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Procedure : 2012/0011(COD)
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Texts tabled :

A7-0402/2013

Debates :

PV 11/03/2014 - 13
CRE 11/03/2014 - 13
PV 13/04/2016 - 15
CRE 13/04/2016 - 15

Votes :

PV 12/03/2014 - 8.5
CRE 12/03/2014 - 8.5

Texts adopted :


Debates
Wednesday, 13 April 2016 - Strasbourg Revised edition

15. Protection of individuals with regard to the processing of personal data - Processing of personal data for the purposes of crime prevention (debate)
Video of the speeches
PV
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  Elnök asszony. – A következő napirendi pont: együttes vita a következő jelentésekről:

a Jan Philipp Albrecht által az Állampolgári Jogi, Bel- és Igazságügyi Bizottság nevében készített, „Az egyén védelme a személyes adatok feldolgozása során” c. ajánlás második olvasatra (A8-0139/2016) [05419/1/2016 - C8-0140/2016 - 2012/0011(COD)]

valamint

a Marju Lauristin által az Állampolgári Jogi, Bel- és Igazságügyi Bizottság nevében készített, „A személyes adatok feldolgozása bűncselekmények megelőzése érdekében” c. ajánlás második olvasatra (A8-0138/2016)

[05418/1/2016 - C8-0139/2016 - 2012/0010(COD)]

 
  
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  Jan Philipp Albrecht, rapporteur. Madam President, after more than four years of work as your rapporteur I am happy to announce that there is a consensus of all democratic parties in this House and of Member States in the Council for the adoption of the General Data Protection Regulation. It is the result of intense negotiations in both legislators’ bodies and in the course of a trilogue on the basis of our first reading in March 2014 and a general approach in the Council from June 2015. The agreement found in December under the Luxembourg Presidency is an important signal, as the finalisation of this file by the end of 2015 was announced by the Commission and Parliament’s Presidents, as well as the heads of state in the European Council several times. Its adoption by the Committee on Civil Liberties, Justice and Home Affairs (LIBE) and the Council of Ministers, both almost by unanimity, shows that we struck the right balance between the high level of protection for the fundamental right to data protection, as well as strong consumer rights in the digital age, on the one hand, and the need to create a fair and functioning digital market with a real chance for growth and innovation on the other.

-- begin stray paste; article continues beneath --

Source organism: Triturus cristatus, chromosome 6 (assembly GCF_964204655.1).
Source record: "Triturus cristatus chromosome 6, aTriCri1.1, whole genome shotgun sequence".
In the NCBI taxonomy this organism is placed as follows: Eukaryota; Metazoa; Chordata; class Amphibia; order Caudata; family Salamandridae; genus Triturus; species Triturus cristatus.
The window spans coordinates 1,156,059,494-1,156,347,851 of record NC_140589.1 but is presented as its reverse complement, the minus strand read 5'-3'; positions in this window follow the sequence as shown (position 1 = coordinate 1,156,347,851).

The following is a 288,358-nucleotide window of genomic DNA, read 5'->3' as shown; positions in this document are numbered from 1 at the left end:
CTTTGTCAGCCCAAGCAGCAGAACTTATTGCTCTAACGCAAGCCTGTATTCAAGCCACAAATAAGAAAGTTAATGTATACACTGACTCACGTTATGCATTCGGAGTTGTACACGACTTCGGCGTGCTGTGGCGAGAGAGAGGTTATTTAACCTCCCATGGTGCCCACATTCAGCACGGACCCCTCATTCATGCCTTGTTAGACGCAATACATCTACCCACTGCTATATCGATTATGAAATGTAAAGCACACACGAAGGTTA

Having said this, I want to emphasise once again that I did not believe, and I will not believe, that these two aspects are mutually exclusive. I am convinced that respect for data protection is not only a precondition for trust and innovation in a digitalised economy, but it will be an important key for the success of our European economies in the future.

We Europeans not only export a high protection of privacy and consumer rights online. We will also be able to set a gold standard for the digital market of tomorrow, when these standards will be essential for each and every new technology product and service. At the same time, we are for the first time in European history regulating the application of a fundamental right for the whole European market by a directly applicable EU regulation. We are deepening and harmonising the existing rights and standards from the 1995 Directive on Data Protection and creating a single legal standard for the protection of personal data which is fit for the digitalised society of tomorrow.

With new rights such as data portability and new principles like data protection by design, we are further developing the protection of our privacy and self-determination in times of big data and the internet of things. Stronger consumer transparency and choice is building new opportunities for trustful, secure and consumer-friendly products and services. The newly-built consistency mechanism in the future EU Data Protection Board and a strong sanction regime will ensure that there will be equal opportunities, effective rights and legal certainty for everyone on our market which, as the biggest common market in the world, nobody will be able to ignore. This compromise, which we have found in an intense democratic debate in a legislative process throughout recent years, is a huge step forward towards creating a single legal environment for the digital world of tomorrow, and this is our chance as Europeans to have a significant effect on it.

I want once again to thank the shadow rapporteurs, the rapporteur for the Police Directive, Marju Lauristin, and all the colleagues here in Parliament, in the Commission and in the Council, as well as all the people involved in this democratic process, for their hard work, their honest and open engagement and contribution to this result. I also thank our staff, the secretariats, translators and lawyer linguists who made it possible for us to ensure final adoption this week. Everybody out there is waiting for us to formally finalise and present the long-expected EU Data Protection Regulation, and data controllers, their consultants, Member State governments and data protection authorities are eager to do what from now on will be the most important thing: to get this single data protection law of the European Union into practice as soon as possible.